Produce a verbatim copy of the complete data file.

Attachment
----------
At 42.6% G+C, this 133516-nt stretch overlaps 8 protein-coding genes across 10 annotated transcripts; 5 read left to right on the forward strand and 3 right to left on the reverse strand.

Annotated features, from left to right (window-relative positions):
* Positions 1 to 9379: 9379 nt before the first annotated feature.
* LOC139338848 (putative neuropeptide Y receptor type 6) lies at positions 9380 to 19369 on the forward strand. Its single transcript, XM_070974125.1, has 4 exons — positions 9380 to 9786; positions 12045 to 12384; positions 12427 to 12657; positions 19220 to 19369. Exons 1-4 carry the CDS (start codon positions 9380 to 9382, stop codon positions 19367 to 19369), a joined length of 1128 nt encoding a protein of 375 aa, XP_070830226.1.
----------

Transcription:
At 42.6% G+C, this 133516-nt stretch overlaps 8 protein-coding genes across 10 annotated transcripts; 5 read left to right on the forward strand and 3 right to left on the reverse strand.

Annotated features, from left to right (window-relative positions):
* Positions 1 to 9379: 9379 nt before the first annotated feature.
* LOC139338848 (putative neuropeptide Y receptor type 6) lies at positions 9380 to 19369 on the forward strand. Its single transcript, XM_070974125.1, has 4 exons — positions 9380 to 9786; positions 12045 to 12384; positions 12427 to 12657; positions 19220 to 19369. Exons 1-4 carry the CDS (start codon positions 9380 to 9382, stop codon positions 19367 to 19369), a joined length of 1128 nt encoding a protein of 375 aa, XP_070830226.1.